Easy ways to position yourself as the expert electrician in your area

I often speak to electricians who ask me how they can be a cut above the rest in their local area. There are some very simple ways you can position yourself a cut above your local competition by making a few small changes to the set up of your business.

 

One of the common questions I get asked is “everyone is qualified and registered in my area, how can I beat that?” Whilst all electricians have to meet minimum industry standards – there are things you can do even in this area which will seed in your customers mind that you are the better choice.

 

By following these examples below, you will be seeding in your customers mind that you go the extra mile, not just meeting the minimum standards that other electricians do in your area.

 

  • I turn up in a marked van

Over the years I have spoken to many electricians who drive around in unmarked vans. Sign writing your van is one of the easiest methods of advertising your business. If you don't sign write, you are missing an essential marketing tool for your business. Don't hide what you do, not only does it show a professional appearance, it also reassures your customers when you turn up for quotation visits that you are actually an electrician and not jack of all trades.

 

  • I wear a company uniform

Wearing a company uniform sends a clear message that you take pride in both your work and appearance. Remember it takes people just a few seconds to decide whether or not they will get along with you and first appearance does matter. Wearing a company uniform clearly identifies who you are and stands you apart from the electrician who turns up wearing scruffy clothes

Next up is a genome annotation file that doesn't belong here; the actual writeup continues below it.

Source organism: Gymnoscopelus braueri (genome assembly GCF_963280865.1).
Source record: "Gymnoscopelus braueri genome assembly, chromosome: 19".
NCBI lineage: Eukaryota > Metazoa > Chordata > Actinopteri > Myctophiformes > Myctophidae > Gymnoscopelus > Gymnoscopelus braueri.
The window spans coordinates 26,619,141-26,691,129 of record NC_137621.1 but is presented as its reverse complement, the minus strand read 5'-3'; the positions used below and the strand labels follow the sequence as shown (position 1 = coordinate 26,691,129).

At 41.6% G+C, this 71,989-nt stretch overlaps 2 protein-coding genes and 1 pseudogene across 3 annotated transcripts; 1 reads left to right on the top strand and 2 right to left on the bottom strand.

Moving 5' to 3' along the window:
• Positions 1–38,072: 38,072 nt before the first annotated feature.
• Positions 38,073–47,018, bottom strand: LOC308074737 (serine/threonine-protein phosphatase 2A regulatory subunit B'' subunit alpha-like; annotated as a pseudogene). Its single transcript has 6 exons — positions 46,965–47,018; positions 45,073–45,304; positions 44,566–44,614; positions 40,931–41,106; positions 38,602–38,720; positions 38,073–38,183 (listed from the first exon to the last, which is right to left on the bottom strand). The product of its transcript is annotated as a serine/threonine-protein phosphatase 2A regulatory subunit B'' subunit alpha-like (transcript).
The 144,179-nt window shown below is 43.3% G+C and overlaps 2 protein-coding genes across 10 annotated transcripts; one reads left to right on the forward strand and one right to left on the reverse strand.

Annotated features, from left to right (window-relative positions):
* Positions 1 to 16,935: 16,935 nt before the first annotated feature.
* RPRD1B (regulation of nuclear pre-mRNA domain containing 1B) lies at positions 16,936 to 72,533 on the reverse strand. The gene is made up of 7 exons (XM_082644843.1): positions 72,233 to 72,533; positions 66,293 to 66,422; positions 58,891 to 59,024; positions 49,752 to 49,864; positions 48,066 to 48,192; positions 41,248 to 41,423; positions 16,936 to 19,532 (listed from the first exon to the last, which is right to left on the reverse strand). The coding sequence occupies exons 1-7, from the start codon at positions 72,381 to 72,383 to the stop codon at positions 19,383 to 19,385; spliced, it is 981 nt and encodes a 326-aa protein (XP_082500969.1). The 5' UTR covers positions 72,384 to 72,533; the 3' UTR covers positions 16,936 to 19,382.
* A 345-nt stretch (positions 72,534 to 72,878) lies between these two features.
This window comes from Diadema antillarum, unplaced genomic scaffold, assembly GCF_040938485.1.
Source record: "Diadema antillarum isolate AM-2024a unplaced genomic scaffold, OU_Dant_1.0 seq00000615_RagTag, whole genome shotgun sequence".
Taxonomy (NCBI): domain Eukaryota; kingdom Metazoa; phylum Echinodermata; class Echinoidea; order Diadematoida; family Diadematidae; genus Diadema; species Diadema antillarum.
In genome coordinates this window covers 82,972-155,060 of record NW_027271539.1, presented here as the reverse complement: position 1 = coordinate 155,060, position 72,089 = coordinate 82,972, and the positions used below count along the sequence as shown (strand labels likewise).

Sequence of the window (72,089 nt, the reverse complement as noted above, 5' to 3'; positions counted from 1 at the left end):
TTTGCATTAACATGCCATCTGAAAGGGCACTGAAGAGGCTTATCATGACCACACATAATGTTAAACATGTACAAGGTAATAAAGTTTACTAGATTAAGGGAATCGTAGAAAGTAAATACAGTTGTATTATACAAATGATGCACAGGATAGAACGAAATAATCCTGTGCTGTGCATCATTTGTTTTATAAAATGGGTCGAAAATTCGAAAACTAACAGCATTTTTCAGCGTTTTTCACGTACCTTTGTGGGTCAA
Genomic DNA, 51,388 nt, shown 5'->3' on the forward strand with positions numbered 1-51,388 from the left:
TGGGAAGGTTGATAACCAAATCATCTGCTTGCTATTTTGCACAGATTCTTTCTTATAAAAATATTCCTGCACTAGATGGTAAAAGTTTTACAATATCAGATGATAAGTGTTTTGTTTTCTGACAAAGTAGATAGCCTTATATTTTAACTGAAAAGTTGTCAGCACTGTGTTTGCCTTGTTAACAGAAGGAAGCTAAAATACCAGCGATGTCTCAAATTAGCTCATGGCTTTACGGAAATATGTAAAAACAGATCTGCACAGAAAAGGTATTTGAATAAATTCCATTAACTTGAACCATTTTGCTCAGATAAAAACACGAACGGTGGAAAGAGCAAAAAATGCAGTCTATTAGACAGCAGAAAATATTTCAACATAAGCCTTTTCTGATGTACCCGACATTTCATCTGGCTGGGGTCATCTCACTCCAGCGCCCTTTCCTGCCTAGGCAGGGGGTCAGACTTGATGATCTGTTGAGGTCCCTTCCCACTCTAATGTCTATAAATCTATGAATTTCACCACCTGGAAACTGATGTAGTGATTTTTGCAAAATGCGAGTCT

• I am registered with a leading scheme provider

Your potential customers are getting used to the fact that electricians need to be registered and they have a rough idea who the main providers are. Most customers have heard of the NICEIC so being registered with them stands you in good stead. I have always been registered myself with the NICEIC and always will do. There have been a few new players entering the scheme provider marketing arena recently which not even electricians have heard of half the time. A customer is more likely to use your services if they trust your credentials. Scrimping on things that matter can cost you work.

 

  • I have £10m public liability cover

Having adequate insurance cover matters and your customer will want to know they are covered from all angles if something does happen when working in their home. The industry standard is £5m of cover and most electricians meet the minimum standard mainly as it is what the scheme providers request upon registration. For about £35 extra per year, I choose to double my cover and use it as a selling point as part of my quotation visit. No one has to hold £10m of insurance cover, but it tells you a lot about a person if they exceed the standard – it sets you apart from your competition as you are going the extra mile to ensure your customer know they're in safe hands. No one likes the idea of using someone who does the bare minimum especially where their home is concerned.

 

The list goes on.....

By thinking of the way you do business already, think about other changes you can make, there are many areas which you could look at which are easy things to fix in your business:

 

  • Keep your van clean – inside and out.

  • Keep yourself clean and well groomed.

  • Provide printed written quotations which includes a full breakdown of the price.

  • Use good quality materials.

  • Make conversation with your customer to break the ice – if they've got a nice car on the drive – tell them!

  • Be polite and smile.

  • Treat their home with respect

 

It is the small things that will set you apart from other electricians in your area. Too many electricians over complicate their marketing and can waste money in the process. It is the small things that count – and are simple things you can fix in your business that will give you the re-focus that you need when stuck in a rut.